California Dept. of Health Services (CDHS) gave conditional acceptance In early March to a new biological perchlorate removal process for drinking water. The fixed-bed biological treatment by Fountain Valley, Calif.-based Carollo Engineers "give engineers another type of technology that can be used as an alternative to the anion exchange process," says Dr. Richard Sakaji, P.E., CDHS senior sanitary water
treatment engineer.

The benefit, according to Dr. Jess Brown, project manager, biological treatment for the six-month pilot study at Castaic Lake Water Agency in Santa Clarita, Calif., is that it "eliminates the disposal problem." The prevailing anion exchange method captures the perchlorate using a salt solution that must be disposed of in an evaporation pond or some other method. "This can introduce metals and solid hazardous waste and is expensive," Brown explains.

In the six-month test case, fixed-bed biological treatment removed perchlorates that had been introduced to the water at various levels to less than 1 ppb by running it over a media of biological agents that convert the chemical to harmless chloride and oxygen. A similar process has been used to treat nitrogen and a fluidized bed reactor is being used in Rancho Cordova where a superfund site is cleaning up groundwater.

The cost for maintenance and operation in the preliminary design was estimated at 12 cents per thousand gallons with the total water production costs of 70 cents per gallon, including capital expenses. Other destructive methods include chemical and electrochemical reduction. Physical removal processes, including membrane filtration, electrodialysis and anion exchange all require subsequent disposal of the perchlorate waste.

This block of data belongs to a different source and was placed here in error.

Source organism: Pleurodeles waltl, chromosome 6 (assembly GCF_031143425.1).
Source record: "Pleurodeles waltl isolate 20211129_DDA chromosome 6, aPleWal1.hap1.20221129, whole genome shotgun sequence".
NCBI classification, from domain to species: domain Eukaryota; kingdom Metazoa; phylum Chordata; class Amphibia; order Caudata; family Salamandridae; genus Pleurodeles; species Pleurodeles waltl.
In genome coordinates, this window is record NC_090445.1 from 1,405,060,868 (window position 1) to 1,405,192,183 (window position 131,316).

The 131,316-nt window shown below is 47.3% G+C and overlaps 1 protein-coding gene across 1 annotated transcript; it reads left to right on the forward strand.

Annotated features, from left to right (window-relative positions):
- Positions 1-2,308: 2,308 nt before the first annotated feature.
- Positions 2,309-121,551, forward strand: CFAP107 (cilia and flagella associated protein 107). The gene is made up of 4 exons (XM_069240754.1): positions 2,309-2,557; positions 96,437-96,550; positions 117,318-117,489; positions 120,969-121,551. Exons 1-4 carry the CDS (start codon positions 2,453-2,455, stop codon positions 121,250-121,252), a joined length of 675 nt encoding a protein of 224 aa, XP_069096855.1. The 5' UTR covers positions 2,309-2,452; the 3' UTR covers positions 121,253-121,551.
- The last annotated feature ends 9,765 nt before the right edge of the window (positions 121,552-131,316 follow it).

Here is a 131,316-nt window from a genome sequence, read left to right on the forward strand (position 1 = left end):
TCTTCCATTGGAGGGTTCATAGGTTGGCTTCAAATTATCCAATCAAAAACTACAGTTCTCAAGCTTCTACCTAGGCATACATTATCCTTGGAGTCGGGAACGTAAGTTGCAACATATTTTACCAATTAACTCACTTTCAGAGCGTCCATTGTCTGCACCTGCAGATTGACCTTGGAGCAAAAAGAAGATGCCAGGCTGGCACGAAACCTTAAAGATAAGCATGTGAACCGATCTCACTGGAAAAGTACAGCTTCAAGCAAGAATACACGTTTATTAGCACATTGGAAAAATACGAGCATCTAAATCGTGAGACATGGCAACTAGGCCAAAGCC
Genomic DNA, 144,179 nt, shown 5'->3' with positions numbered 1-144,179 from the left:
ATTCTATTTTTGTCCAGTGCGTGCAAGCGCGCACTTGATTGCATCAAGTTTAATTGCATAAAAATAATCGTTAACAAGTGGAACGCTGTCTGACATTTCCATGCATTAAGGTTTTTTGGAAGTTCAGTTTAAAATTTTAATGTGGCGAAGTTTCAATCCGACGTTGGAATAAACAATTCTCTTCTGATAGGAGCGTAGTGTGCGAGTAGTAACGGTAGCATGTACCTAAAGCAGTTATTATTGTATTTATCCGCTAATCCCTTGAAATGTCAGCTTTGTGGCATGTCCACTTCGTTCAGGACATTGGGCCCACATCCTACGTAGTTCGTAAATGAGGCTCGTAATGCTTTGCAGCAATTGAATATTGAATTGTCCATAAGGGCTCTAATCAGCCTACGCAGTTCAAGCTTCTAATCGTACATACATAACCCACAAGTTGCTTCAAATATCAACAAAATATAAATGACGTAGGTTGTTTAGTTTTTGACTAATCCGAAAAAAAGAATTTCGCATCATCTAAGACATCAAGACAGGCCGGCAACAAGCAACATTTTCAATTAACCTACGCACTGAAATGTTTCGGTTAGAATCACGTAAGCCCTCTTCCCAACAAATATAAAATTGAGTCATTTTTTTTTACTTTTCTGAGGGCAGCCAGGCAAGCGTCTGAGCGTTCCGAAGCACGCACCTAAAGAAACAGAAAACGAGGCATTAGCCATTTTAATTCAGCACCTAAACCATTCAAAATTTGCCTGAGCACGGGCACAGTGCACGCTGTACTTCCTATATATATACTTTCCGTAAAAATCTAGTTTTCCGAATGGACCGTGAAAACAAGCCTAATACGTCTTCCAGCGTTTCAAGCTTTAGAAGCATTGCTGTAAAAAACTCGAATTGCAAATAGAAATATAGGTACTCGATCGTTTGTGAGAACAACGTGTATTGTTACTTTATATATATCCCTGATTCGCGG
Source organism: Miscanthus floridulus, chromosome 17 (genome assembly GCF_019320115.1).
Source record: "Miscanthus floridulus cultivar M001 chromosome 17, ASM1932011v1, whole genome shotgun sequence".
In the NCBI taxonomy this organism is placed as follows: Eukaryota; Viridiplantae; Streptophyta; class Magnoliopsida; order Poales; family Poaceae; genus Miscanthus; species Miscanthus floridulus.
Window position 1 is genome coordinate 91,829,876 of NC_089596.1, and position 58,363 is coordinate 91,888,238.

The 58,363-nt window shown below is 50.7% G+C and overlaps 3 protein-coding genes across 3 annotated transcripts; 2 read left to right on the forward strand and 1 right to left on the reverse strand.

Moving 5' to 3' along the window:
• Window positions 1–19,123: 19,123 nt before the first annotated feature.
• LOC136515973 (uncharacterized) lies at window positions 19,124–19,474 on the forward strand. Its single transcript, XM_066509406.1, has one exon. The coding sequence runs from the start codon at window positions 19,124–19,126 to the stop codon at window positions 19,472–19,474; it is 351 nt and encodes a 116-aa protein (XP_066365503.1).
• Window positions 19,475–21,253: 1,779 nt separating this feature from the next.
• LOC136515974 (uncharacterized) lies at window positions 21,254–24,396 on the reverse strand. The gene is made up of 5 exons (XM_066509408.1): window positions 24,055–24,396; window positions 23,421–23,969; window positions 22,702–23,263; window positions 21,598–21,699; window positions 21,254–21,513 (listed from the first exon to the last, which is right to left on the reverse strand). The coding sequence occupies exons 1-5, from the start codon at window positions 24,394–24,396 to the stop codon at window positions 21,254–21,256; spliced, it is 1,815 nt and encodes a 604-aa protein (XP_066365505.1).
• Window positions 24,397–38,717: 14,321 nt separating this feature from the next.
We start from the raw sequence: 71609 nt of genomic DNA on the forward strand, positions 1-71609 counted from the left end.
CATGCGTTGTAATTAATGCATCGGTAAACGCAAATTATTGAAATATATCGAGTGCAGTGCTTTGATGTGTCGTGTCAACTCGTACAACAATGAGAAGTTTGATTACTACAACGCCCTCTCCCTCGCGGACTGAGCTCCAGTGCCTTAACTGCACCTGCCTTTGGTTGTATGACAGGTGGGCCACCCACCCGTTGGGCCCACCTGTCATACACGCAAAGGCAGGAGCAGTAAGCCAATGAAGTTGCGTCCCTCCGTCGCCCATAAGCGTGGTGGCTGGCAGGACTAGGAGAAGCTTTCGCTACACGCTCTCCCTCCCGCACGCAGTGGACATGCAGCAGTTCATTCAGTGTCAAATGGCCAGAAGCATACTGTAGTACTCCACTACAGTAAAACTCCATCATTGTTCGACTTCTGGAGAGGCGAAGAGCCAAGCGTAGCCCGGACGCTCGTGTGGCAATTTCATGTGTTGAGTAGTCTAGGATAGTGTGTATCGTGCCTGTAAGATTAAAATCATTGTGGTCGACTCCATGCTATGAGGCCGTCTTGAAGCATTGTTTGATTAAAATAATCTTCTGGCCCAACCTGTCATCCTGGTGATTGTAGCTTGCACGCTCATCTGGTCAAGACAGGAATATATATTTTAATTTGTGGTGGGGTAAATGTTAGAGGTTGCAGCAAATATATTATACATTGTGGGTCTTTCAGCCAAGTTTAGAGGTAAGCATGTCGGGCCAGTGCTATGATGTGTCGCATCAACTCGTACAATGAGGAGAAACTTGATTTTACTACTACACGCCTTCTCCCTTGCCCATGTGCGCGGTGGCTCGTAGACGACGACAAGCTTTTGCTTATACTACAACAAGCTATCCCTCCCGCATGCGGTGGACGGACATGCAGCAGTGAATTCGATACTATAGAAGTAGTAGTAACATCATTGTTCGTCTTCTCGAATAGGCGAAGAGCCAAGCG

"The process has been used in Europe for decades," says Brown, "but there is a perception problem here with introducing biological agents to drinking water."

CDHS conditions include the requirement that any full scale plant maintain a minimum flow at all times. "Rather than feeding them breakfast, lunch and dinner, it is important these microbes are always eating to keep them conditioned." Also, because temperatures, conditions and water quality are different in each case, any proposed full-scale plant would have to get it's own approval.

Phil Brandhuber, Ph.D. a scientist at consulting engineer HDR's Denver office, was not surprised that California was one of the first to approve the process. "California is in the forefront of development because of contamination in the Colorado River, which is a major source of drinking water." Additionally, California was home to a number of military bases that left the substance in the

Why worry about perchlorate? Dr. Richard B. Johnston, Jr., associate dean for research development at the University of Colorado School of Medicine explains in a report titled, Health Implications of Perchlorate Ingestion.

The perchlorate tetrahedron of four oxygen atoms surrounding a central chlorine atom is an oxidant used in solid rocket fuels. It was detected at concentrations of at least 4 parts per billion in public drinking water supplies of more than 11 million people. "It can interfere with the uptake of iodide in the thyroid and could reduce hormone production," Johnston warns.

While that still leaves about 95 percent of the water in the nation safe, Johnston is on a National Sciences Academy committee that recommended the EPA adopt a reference dose that would be safe at .0007 ml perchlorate per kg of body weight per day total.